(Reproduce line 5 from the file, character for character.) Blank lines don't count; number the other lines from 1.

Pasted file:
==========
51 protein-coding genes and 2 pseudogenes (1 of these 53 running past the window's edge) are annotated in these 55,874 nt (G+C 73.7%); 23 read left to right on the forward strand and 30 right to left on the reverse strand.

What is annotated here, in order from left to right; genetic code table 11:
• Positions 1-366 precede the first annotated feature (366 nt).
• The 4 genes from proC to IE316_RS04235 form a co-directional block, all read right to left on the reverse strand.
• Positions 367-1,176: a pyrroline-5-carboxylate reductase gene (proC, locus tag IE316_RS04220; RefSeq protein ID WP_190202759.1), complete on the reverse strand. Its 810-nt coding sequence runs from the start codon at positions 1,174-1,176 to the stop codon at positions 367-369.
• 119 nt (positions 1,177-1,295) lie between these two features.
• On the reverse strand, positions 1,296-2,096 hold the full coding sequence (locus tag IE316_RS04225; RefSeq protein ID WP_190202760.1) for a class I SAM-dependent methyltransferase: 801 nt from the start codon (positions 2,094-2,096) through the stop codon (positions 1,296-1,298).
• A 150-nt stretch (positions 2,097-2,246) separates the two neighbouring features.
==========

• Positions 367-1,176: a pyrroline-5-carboxylate reductase gene (proC, locus tag IE316_RS04220; RefSeq protein ID WP_190202759.1), complete on the reverse strand. Its 810-nt coding sequence runs from the start codon at positions 1,174-1,176 to the stop codon at positions 367-369.